Lublin: a city of changing faces

Lublin's cityscape Wojciech Pacewicz

While it’s easy to think of Lublin as a place trapped in a quaint world of its own, signs are emerging of its ambition and foresight.

It was 18 years back when I first arrived in Poland; originally as a backpacker, then a little later as a fixture. A lot has changed in that time, some things for the better, others for the worse. Take Kraków, for example. What was once a bastion of cultured cool has become a boozy battleground of romping Brits and pink-lit burger joints. Bewilderingly, other cities have followed suit to embrace a loud, crass look that could be Most Places In Europe.

Lublin doesn’t have that problem nor, you suspect, will it ever. Time moves slowly there, with the serene, parochial ambiance suggesting that nothing really changes. Of course, that’s not actually the case. Decades of post-war inertia had left the old town a dilapidated husk that was all soot and sadness; by the turn of this century, internet message boards bristled with tales of roving yobs terrorizing the old town. Less impassioned, though equally alarming, was a Lonely Planet that I’d saved from that era: “The Old Town gets deserted,” it firmly warned, “and may be positively dangerous after 9 p.m.” Friday night in Lublin? Forget the lager, I figured at the time, better bring a Luger.

Old Town in Lublin
(Wojciech Pacewicz)

No such worries now. If the health of a city is to be measured, then the state of its hotels are as good an indicator as any. If pickings were once slim, today they number the clean-cut comfort offered at the Hampton by Hilton, the ceremonial charm of the Grand, and the lavish luxury of the five-star Alter. For me though, it’s the Waksman every time, a creaky old guesthouse filled with stuffy antiques and whimsical frills. Rising bleary-eyed, it’s natural to be alarmed: “Have I woken up in a brothel that looks like a hotel, or a hotel that looks like a brothel?” With eyes adjusted, you realize it’s the latter. The panic subsides.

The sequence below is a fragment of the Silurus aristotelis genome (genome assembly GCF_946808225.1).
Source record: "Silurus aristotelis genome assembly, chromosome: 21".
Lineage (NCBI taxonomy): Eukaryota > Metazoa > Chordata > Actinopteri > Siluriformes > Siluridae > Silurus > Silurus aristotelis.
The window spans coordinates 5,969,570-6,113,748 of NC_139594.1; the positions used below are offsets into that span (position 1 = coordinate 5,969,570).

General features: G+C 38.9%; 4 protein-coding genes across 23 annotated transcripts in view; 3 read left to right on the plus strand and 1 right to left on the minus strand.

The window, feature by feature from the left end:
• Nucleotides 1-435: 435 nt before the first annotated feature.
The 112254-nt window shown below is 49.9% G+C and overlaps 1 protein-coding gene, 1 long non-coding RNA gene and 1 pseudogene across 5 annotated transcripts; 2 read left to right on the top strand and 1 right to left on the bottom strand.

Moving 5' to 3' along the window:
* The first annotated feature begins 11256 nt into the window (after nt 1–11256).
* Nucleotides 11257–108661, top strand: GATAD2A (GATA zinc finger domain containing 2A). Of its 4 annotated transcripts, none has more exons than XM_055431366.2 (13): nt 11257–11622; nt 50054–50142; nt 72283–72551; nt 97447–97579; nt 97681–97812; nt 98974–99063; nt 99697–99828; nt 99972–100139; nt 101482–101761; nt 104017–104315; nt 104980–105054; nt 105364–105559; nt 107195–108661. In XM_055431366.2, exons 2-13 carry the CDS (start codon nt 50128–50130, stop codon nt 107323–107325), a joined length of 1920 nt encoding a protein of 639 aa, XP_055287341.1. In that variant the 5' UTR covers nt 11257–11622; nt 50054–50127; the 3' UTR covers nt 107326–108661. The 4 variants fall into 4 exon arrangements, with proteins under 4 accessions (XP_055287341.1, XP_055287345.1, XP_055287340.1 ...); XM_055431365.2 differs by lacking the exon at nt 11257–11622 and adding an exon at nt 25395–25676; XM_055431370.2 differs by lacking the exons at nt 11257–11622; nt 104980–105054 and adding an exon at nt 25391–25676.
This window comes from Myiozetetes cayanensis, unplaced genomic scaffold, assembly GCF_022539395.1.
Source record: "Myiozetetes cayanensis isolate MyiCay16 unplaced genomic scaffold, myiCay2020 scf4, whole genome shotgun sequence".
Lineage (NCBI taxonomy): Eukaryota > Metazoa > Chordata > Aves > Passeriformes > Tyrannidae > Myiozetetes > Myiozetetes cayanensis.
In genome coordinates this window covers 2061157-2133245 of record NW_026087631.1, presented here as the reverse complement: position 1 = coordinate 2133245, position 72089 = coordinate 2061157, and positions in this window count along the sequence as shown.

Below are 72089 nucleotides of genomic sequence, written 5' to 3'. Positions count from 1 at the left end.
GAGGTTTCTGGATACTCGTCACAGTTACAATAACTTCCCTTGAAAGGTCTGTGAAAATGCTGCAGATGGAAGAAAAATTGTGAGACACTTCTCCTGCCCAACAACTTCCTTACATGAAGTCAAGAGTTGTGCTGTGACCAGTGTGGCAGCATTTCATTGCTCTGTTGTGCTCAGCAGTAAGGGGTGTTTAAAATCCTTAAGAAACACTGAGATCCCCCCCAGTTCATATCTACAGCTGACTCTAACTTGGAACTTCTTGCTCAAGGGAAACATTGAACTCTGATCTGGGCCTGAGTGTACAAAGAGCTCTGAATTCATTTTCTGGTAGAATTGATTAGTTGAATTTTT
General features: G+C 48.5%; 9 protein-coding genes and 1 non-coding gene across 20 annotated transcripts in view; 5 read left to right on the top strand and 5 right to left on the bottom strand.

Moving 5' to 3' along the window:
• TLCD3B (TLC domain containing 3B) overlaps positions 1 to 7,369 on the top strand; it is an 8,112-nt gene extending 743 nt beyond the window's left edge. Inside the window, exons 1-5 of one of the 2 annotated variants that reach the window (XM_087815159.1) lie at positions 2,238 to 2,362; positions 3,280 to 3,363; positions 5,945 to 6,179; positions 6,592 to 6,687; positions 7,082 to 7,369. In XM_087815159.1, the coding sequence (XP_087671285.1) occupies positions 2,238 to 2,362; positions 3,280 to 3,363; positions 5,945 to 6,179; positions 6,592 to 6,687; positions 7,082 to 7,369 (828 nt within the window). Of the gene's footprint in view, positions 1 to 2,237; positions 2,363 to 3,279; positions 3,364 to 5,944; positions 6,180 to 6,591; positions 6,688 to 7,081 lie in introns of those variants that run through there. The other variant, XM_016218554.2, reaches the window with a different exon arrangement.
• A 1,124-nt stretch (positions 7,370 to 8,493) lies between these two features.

Of the Waksman’s benefits, its location is key. Stepping outside, you’re in the eye of the storm: Old Town. An area of wriggling streets and renovated chocolate box tenements, exploring its crooked alleys and cobwebbed courtyards is one of the simple, base pleasures of being in this city. Physically saved from the more overt ravages of war, the historic centre stands out as one of the best preserved in a nation riddled with post-war replicas built for propaganda. Here, however, there’s no fakery or deceit – the Old Town is precisely just that: old.  

Brama Krakowska
(Wojciech Pacewicz)

Naturally, most trips begin at Brama Krakowska, the magical brick tower that serves as the area’s spiritual gateway. Walking through its dark, black belly, visitors emerge the other side to the exquisite sight of the Old Town out in front. With the plaintive tunes of a distant busker melting into the background, the organic course takes you plunging down Grodzka and its offshoot cobbled lanes. Before you know it, another gate: this one facing out to the castle, a wedding white structure that’s Moorish in its style. Though the museum within is largely feeble, that’s not to say it ain’t worth a visit. Looking beyond the old oil paintings of poker-faced dukes are some wacky attractions that merit a look: of these is a 15th century chapel complete with mesmerizing Byzantine-inspired interiors and a few graffiti squiggles left behind by some 16th century rogue. And then, in case you were getting bored, there’s the Devil’s Paw, a curious imprint said to have been left by Old Nick himself.

Majdanek concentration camp
(Wojciech Pacewicz)

Recent history has proved more sobering. Once home to a sizeable Jewish population, the shadow of the Holocaust still hangs heavy round these parts. Set south east of the center, Majdanek concentration camp provides a jarring journey through the past, with the route taking visitors through musty barracks before concluding at a bleak, saucer-shaped memorial holding the ashes of some of the 78,000 who never made it back through the gates. Solemn, silent and lacking the stampeding tourists of Auschwitz, this is arguably the most contemplative WWII site to be found in the country.

Centre for the Meeting of Cultures in Lublin
(Wojciech Pacewicz)

After the pervading bleakness of Majdanek, relief is delivered on returning to the centre. While it’s easy to think of Lublin as a place trapped in a quaint world of its own, signs are emerging of its ambition and foresight. Nowhere is this more apparent than the Cultural Center, an imposing concrete block that’s become the city’s de facto creative hub. In-filled with galleries and design studios, it’s also earning attention for reasons more liquid: now home to the acclaimed Browar Zakładowy, these giants of craft brewing have caused ripples through the nation. Tipping down a West Coast Mango-Jasmin IPA, elbows knocking with bearded dudes straight from the Golden Years of Hipster, comes the realization that this a city on the move.